Tell your kids they are important

A colleague sent this to me, and I had to share it:

The below is a totally true story:

Gary was a boy in a elementary school in Pittsburgh who was known throughout
the school as a big behavior problem.

He was disobedient and disrespectful. Gary was the class clown or class
terror, depending on how you wanted to look at it.

One day he was sent down to the principal’s office (for about the 50
billionth time) because of a “disciplinary infraction” on his part.

The principal met with him, spoke to him about proper behavior, values,
goals etcetera. It was pretty much the standard lecture.

The very next day, there was a noticeable change in Gary’s attitude. As the
days, weeks, and months went by he excelled academically and socially. He
became a model student as well as a model citizen. He was studious,
courteous, and served as an asset in class because of his excellent
insightful participation. He got involved in extra curricular school
projects and programs.

What in the world did the principal say to him at that meeting? No one had
the nerve to ask.

At the final staff meeting of the school year, one of the teachers got up
the nerve to ask the principal about Gary. Everyone took notice when that
name was mentioned and a hush came over the room. Everyone wanted to know
the secret of what was said.

The principal shrugged his shoulders and told everyone there that he didn’t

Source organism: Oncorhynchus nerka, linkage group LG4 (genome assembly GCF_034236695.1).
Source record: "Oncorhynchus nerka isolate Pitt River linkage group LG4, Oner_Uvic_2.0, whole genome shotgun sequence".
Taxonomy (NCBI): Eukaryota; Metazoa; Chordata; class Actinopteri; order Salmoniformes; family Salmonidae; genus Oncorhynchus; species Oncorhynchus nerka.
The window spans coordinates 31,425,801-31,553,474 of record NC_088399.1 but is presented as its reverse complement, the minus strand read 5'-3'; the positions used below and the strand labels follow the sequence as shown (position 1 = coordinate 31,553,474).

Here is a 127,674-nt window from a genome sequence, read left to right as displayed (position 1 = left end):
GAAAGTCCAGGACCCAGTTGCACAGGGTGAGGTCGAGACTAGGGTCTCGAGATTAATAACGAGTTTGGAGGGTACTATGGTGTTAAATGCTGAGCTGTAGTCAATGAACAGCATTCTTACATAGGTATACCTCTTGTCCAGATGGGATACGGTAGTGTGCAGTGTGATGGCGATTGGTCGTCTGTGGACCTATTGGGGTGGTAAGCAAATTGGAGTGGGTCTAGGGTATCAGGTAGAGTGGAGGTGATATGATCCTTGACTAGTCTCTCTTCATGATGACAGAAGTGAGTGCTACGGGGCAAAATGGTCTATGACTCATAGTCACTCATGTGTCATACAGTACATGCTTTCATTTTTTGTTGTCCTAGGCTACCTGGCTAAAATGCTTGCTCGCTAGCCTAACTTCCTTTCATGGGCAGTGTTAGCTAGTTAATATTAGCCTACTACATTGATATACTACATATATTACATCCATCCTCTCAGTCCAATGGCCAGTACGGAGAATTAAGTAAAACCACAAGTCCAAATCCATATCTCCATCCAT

know. “I gave him the same talk I would give to anyone in that situation,
the same talk I had given to Gary countless times over the years. I have no
idea why this time he was suddenly so remarkably affected.”

By this time, everyone’s curiosity was piqued so they decided to go straight
to the horse’s mouth and ask the lad himself. Gary recounted the incident as

“First I was sent to the principal’s office, which was nothing new. I
stepped inside the office, sat down, and the principal started speaking and
lecturing about stuff. To be honest I couldn’t really tell you what he said
because I don’t remember and I wasn’t paying much attention while he was

“Then his intercom buzzed. It was his secretary telling him there was a
phone call for him. He told his secretary that he couldn’t speak now because
he was meeting with someone very important.”

“He kept on going with his lecture but I have no idea what he was saying
because all I could think about was that he said I was someone very
important. I left his office with that one thought spinning through my head
– the principal thinks I’m very important. I went on home but that’s all I
could think about for the rest of the day – I am very important.”

“The next day, I got up, got dressed, ate breakfast, went to school – all
the same things I always did, but it was all different. Now I was someone
important. I went to my first class, sat down feeling great, and I guess
things kind of just took off from there.”

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